meet and greet

UK-Africa Investment Summit announced for April 2024

By Nicholas Norbrook, Umaru Fofana in Freetown

Posted on March 9, 2023 10:14

South African President’s state visit to the UK
British Prime Minister Rishi Sunak welcomes President Cyril Ramaphosa of South Africa to 10 Downing Street, London, ahead of a bilateral meeting during his state visit to the UK. Picture date: Wednesday November 23, 2022. Stefan Rousseau/Pool via REUTERS

The UK Prime Minister Rishi Sunak will host a major UK-Africa conference in April 2024, as London tries to flesh out its post-Brexit relationship with allies beyond Europe.

Prime Minister Sunak will host the UK-African Investment Summit on 23-24 April 2024 in London, bringing together Heads of State and government from 24 African countries.

UK Foreign Secretary James Cleverly says: “Affirming the UK’s position as a leading investor in Africa, this second African Investment Summit in London will build on our successes since 2020, which have combined the strengths, innovations and expertise of the UK and our partners across Africa to support reliable, sustainable and long-term investment.”

The UK-Africa Investment Summit is part of a busy calendar of continental-focused meetings; the US, China, Russia, Turkey, Germany, Japan, and France have all either held Africa conferences in the last year or are planning one in 2023.

Post-Brexit economic diplomacy

With the UK arming Ukraine forces fighting the Russian invasion, the geopolitics of the moment are not lost on the continent, especially given the renewed diplomatic and military engagement of Moscow in recent years, from the Sahel to the Central African Republic.

However, the summit announcement also comes as the UK attempts to construct its post-Brexit economic diplomacy. The Developing Countries Trading Scheme that will cut tariffs on 99% of African goods that enter the UK comes into force this year. UK policymakers hope this scheme will help fight shortages in things like fresh agricultural produce and that it will also leverage financial expertise to bring new custom to the City of London.

[…] there is literally a whole world out there, [to] which we have not necessarily given the time and attention that we should have over the previous decades

“Europe is still a really important trading partner”, Nigel Huddleston, UK Minister of State at the Department for Business and Trade tells The Africa Report. “But there is literally a whole world out there, [to] which we have not necessarily given the time and attention that we should have over the previous decades”.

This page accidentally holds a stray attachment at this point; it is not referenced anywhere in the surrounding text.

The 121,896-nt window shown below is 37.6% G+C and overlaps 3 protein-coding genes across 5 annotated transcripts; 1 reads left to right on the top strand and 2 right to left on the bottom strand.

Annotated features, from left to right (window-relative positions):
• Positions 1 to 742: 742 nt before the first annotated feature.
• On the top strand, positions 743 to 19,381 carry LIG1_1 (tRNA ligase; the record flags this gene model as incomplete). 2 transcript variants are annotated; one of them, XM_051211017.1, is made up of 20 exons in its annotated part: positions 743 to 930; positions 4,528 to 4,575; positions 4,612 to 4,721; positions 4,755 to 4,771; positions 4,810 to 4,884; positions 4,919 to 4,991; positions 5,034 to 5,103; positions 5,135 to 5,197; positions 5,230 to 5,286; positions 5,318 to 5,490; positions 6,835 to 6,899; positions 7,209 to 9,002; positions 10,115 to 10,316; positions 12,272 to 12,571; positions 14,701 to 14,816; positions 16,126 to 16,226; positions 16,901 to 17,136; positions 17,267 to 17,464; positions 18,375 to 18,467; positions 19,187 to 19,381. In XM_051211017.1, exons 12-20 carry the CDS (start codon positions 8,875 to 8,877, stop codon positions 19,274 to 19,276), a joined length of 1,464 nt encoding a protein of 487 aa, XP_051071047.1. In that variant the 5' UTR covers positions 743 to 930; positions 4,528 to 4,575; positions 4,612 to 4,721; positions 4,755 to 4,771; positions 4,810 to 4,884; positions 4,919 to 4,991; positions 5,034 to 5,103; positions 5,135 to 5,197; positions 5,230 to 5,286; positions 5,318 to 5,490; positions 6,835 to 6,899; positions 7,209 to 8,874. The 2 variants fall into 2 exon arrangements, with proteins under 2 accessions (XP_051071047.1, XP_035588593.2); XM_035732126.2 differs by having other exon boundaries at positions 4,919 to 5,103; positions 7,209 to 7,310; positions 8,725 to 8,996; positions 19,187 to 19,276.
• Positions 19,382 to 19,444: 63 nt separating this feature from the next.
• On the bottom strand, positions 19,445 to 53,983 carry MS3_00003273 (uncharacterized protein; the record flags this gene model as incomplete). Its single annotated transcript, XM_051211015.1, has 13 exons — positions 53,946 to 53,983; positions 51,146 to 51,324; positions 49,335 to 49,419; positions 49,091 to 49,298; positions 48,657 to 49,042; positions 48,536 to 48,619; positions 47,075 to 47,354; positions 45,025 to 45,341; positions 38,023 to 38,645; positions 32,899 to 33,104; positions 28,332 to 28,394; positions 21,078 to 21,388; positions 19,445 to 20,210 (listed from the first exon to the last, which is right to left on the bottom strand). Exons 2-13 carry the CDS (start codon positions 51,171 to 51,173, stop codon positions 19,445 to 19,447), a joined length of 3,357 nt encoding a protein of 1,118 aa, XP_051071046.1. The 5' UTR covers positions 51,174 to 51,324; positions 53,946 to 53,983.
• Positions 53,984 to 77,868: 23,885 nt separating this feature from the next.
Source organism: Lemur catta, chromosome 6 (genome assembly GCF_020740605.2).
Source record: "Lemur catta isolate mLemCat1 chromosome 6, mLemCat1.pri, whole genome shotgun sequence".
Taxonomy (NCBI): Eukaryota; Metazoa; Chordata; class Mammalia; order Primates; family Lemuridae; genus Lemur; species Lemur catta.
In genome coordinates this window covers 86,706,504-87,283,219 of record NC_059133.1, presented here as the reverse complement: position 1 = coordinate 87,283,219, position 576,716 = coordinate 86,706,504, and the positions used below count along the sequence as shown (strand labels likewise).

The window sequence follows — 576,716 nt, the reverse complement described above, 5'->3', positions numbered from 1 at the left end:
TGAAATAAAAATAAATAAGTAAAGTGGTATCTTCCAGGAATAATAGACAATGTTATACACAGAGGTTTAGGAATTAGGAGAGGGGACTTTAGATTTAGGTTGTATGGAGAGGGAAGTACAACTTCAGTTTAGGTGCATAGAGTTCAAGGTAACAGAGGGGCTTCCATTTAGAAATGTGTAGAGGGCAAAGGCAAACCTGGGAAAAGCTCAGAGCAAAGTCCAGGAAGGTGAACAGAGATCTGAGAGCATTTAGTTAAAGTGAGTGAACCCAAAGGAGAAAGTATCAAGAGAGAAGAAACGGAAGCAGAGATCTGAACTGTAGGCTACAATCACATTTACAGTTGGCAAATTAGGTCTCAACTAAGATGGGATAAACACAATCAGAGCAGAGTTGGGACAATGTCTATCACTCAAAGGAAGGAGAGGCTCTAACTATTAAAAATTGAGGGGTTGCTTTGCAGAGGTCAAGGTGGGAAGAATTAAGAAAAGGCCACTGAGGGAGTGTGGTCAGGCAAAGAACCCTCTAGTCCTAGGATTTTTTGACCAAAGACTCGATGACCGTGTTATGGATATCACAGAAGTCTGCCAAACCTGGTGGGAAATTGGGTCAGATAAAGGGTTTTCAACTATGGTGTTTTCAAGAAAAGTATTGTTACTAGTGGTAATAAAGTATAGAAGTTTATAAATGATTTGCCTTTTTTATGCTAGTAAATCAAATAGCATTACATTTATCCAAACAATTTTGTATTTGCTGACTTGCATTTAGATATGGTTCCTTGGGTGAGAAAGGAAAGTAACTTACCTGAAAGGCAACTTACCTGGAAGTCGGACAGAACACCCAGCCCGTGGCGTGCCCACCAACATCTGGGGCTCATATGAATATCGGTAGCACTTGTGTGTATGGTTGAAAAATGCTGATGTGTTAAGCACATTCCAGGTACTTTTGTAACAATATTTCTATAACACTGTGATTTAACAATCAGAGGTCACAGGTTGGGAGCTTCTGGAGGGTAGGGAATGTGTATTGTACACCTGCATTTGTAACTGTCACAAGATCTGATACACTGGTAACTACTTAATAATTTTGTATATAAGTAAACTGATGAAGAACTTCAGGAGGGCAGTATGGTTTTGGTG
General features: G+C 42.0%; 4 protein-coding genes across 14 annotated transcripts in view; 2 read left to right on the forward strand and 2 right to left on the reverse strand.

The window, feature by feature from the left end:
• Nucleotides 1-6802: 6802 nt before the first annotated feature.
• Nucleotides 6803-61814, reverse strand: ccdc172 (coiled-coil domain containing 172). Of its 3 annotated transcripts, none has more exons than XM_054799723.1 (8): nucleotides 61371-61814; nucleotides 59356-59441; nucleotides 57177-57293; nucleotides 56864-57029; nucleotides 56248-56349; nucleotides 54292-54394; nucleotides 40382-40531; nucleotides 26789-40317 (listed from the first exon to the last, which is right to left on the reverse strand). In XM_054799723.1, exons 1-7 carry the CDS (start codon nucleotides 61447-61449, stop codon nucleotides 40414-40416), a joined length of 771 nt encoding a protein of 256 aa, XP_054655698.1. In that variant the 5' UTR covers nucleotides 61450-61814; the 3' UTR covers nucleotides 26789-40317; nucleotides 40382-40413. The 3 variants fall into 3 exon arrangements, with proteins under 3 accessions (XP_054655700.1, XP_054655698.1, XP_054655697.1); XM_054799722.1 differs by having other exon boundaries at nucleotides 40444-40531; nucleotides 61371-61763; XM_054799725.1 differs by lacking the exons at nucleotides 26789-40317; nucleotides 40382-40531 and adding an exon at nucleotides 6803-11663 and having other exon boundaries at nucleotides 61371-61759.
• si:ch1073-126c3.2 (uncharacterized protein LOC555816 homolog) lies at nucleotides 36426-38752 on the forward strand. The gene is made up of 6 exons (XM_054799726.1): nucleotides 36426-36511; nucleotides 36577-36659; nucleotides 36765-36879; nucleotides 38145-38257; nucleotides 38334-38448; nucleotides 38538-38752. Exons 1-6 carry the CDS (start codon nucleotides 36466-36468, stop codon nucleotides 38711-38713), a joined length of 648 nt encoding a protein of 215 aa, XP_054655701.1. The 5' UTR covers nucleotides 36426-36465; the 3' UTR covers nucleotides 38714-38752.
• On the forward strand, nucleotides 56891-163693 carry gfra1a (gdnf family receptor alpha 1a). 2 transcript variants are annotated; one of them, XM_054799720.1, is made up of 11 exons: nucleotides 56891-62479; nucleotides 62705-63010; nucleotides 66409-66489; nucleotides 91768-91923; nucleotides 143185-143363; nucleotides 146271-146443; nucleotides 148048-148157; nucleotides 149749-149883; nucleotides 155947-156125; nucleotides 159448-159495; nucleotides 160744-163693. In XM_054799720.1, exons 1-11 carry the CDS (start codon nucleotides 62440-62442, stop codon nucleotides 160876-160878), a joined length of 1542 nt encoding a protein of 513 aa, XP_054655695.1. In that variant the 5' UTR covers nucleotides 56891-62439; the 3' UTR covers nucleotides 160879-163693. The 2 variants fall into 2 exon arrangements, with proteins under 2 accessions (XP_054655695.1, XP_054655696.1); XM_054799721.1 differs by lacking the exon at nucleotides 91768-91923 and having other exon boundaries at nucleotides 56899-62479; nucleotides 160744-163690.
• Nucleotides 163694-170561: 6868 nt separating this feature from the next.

He insists that the conference is for two-way trade, rather than just a beauty pageant of African investment opportunities for UK companies. As Africa becomes “the powerhouse that it inevitably will [be], and becomes wealthier, there will be more African investors looking for opportunities to invest around the world”, says Huddleston. “And we would love them to be looking at the UK”.

A reboot may well be necessary for the UK-Africa relationship. The last decade has seen a gradual disengagement of major investors, as multinationals like Shell, Standard Chartered and Barclays withdraw from Africa.

Nevertheless, the UN Conference on Trade and Development says the UK is the largest holder of foreign assets in Africa; and certain sectors show signs of growth. Vodafone, while exiting the Ghana market, was part of the consortium that purchased Ethiopia’s first new telecoms licence.

Beyond English-speaking countries

The UK is also trying to diversify its commitments beyond English-speaking countries.

British International Investment (BII), the UK’s development finance institution, is the largest investor in Cote d’Ivoire’s power sector, through its subsidiary Globeleq. BII is also using their convening power to “bring in global players like Dubai Ports World, a best-in-class ports developer and operator, to jointly grow port investments in Africa”, says BII’s Africa Head Chris Chijiutomi.

Critics will point to three cuts to the UK’s aid budget in the last three years – a multi-billion pound drop in funding –  while a deal with Rwanda to process migrants who arrive in the UK has been criticised by rights groups, such as Amnesty International.

“We have great concerns, because people are being human trafficked in a despicable way”, says Huddleston. “It’s just not the best way to facilitate the movement of people, and we want to make sure that we are continuing to be an open country”.

The UK in 2020 held its first UK-African Investment Summit, where officials say £6.5bn ($7.7bn) of deals were secured.

The 24 countries who will attend the April 2024 meeting are:  Algeria; Angola; Cameroon; Côte d’Ivoire; Democratic Republic of Congo; Egypt; Ethiopia; Ghana; Kenya; Malawi; Mauritania; Mauritius; Morocco; Mozambique; Namibia; Nigeria; Rwanda; Senegal; Sierra Leone; South Africa; Tanzania; Tunisia; Uganda; and Zambia.

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